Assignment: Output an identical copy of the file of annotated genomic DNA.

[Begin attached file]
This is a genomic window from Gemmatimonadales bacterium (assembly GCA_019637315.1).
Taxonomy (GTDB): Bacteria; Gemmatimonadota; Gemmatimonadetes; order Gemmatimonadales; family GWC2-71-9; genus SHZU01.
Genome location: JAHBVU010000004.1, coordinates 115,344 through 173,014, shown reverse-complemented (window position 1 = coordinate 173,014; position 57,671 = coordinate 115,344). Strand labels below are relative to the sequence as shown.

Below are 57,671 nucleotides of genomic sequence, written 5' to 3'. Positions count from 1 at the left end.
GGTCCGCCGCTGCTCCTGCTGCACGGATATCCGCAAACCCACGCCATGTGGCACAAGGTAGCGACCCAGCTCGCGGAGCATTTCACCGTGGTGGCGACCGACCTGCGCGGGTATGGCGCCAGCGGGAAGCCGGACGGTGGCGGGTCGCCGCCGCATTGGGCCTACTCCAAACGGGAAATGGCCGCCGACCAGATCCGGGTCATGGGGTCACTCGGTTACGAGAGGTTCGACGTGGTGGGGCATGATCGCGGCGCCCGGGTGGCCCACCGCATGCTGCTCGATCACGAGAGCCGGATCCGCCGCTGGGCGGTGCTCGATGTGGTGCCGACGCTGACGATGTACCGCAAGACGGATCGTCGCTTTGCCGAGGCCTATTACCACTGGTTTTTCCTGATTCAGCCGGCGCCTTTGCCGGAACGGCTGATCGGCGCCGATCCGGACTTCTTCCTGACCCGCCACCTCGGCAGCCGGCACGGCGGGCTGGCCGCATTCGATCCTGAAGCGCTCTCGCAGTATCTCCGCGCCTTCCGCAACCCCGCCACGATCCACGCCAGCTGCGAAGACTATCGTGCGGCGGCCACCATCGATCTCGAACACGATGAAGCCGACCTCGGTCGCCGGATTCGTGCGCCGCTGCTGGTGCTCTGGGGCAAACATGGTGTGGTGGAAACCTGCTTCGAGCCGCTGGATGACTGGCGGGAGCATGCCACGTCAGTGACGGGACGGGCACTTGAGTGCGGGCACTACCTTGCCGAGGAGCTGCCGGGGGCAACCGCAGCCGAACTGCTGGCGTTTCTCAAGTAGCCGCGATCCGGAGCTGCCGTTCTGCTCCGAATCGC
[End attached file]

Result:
This is a genomic window from Gemmatimonadales bacterium (assembly GCA_019637315.1).
Taxonomy (GTDB): Bacteria; Gemmatimonadota; Gemmatimonadetes; order Gemmatimonadales; family GWC2-71-9; genus SHZU01.
Genome location: JAHBVU010000004.1, coordinates 115,344 through 173,014, shown reverse-complemented (window position 1 = coordinate 173,014; position 57,671 = coordinate 115,344). Strand labels below are relative to the sequence as shown.

Below are 57,671 nucleotides of genomic sequence, written 5' to 3'. Positions count from 1 at the left end.
GGTCCGCCGCTGCTCCTGCTGCACGGATATCCGCAAACCCACGCCATGTGGCACAAGGTAGCGACCCAGCTCGCGGAGCATTTCACCGTGGTGGCGACCGACCTGCGCGGGTATGGCGCCAGCGGGAAGCCGGACGGTGGCGGGTCGCCGCCGCATTGGGCCTACTCCAAACGGGAAATGGCCGCCGACCAGATCCGGGTCATGGGGTCACTCGGTTACGAGAGGTTCGACGTGGTGGGGCATGATCGCGGCGCCCGGGTGGCCCACCGCATGCTGCTCGATCACGAGAGCCGGATCCGCCGCTGGGCGGTGCTCGATGTGGTGCCGACGCTGACGATGTACCGCAAGACGGATCGTCGCTTTGCCGAGGCCTATTACCACTGGTTTTTCCTGATTCAGCCGGCGCCTTTGCCGGAACGGCTGATCGGCGCCGATCCGGACTTCTTCCTGACCCGCCACCTCGGCAGCCGGCACGGCGGGCTGGCCGCATTCGATCCTGAAGCGCTCTCGCAGTATCTCCGCGCCTTCCGCAACCCCGCCACGATCCACGCCAGCTGCGAAGACTATCGTGCGGCGGCCACCATCGATCTCGAACACGATGAAGCCGACCTCGGTCGCCGGATTCGTGCGCCGCTGCTGGTGCTCTGGGGCAAACATGGTGTGGTGGAAACCTGCTTCGAGCCGCTGGATGACTGGCGGGAGCATGCCACGTCAGTGACGGGACGGGCACTTGAGTGCGGGCACTACCTTGCCGAGGAGCTGCCGGGGGCAACCGCAGCCGAACTGCTGGCGTTTCTCAAGTAGCCGCGATCCGGAGCTGCCGTTCTGCTCCGAATCGC